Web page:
It’s okay to feel all sorts of emotions. You may feel scared, neglected, angry or worried. Or all of them at once, and then some. That’s okay. It’s normal to feel all sorts of feelings when one of your parents has cancer. You should talk to a grown-up you trust, like your other parent, an aunt or uncle, a grandparent, a school counselor, a teacher or a family friend. It can also help to talk to a friend whose mom or dad has had cancer.
“You didn’t cause your mom or dad’s cancer.”
You are not alone. According to ABC News, nearly three million kids under 18 have a parent who has or has survived cancer. There are other kids just like you.
It’s not your fault. You didn’t cause your mom or dad’s cancer. Cancer has so many factors, that many times, even doctors aren’t entirely sure what causes it. But know that nothing you did or thought caused cancer.
You can’t catch it. Cancer isn’t like a cold or the flu. You can’t catch Mom or Dad’s cancer by talking to them or by hugging or kissing them.
Mom or Dad may look or act differently. Sometimes, cancer treatments make hair fall out, so Dad and even Mom may be bald for a while. But hair grows back. They may lose or gain weight, have some stitches, bandages or scars from surgery or have some red skin like a sunburn from radiation treatment . They may be extra tired or cranky at times, or they may seem sad. That’s normal.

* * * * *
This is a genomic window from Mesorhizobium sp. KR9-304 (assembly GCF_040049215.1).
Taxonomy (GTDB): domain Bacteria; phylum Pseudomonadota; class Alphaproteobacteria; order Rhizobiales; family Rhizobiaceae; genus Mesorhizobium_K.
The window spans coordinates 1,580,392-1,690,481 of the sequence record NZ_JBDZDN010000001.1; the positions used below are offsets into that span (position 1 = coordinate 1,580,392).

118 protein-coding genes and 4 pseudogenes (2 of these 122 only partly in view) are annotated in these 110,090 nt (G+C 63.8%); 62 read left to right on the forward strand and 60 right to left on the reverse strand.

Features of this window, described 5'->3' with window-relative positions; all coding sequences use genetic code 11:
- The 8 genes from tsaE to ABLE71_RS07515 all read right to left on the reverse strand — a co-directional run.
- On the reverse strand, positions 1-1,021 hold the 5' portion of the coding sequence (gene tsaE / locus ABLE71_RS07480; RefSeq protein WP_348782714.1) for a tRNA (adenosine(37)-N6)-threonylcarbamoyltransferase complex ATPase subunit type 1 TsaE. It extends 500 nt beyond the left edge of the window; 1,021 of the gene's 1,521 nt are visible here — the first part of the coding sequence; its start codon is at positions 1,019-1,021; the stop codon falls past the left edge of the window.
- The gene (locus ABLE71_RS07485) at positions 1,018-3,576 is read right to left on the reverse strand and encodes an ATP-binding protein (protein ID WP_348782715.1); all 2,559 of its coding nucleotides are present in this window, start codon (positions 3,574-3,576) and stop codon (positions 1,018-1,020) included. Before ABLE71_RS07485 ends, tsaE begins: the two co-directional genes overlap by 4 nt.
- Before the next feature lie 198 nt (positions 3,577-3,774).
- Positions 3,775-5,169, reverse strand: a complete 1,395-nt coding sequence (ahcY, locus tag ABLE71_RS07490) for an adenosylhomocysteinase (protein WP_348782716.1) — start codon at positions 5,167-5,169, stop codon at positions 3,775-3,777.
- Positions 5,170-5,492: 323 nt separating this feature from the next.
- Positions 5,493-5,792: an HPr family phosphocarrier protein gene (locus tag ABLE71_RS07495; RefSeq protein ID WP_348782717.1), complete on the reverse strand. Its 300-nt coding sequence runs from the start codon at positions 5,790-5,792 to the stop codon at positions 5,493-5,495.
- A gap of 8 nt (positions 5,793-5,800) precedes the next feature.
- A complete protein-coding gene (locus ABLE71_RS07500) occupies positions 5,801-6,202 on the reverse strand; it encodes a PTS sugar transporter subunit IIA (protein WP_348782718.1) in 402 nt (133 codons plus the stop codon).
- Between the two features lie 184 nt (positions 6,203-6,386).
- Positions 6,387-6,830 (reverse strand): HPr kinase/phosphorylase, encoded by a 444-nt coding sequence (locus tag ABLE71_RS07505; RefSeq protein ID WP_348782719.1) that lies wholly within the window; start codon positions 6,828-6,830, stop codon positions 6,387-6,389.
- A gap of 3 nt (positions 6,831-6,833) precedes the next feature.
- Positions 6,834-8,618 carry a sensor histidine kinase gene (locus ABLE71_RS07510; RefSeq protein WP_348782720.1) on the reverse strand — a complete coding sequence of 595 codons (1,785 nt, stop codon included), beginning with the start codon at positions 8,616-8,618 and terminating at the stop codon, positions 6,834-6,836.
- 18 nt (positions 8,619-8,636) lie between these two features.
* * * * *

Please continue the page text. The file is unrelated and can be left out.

Your life may be different for a while. Your Mom or Dad may not be able to do all the things they normally do. They may feel tired or may spend time in a hospital. Other people may take you to your school, practices, games and activities.
You can still do other things with Mom or Dad. Ask your parent with cancer if he or she would like to play a quiet board game or watch a favorite TV show with you. Sometimes, parents just want to snuggle and/or hear how your day went.
No matter what, remember that your parents love you. They just may act differently for a while.
For more web sites and books for kids whose parents have cancer, visit our Resources section.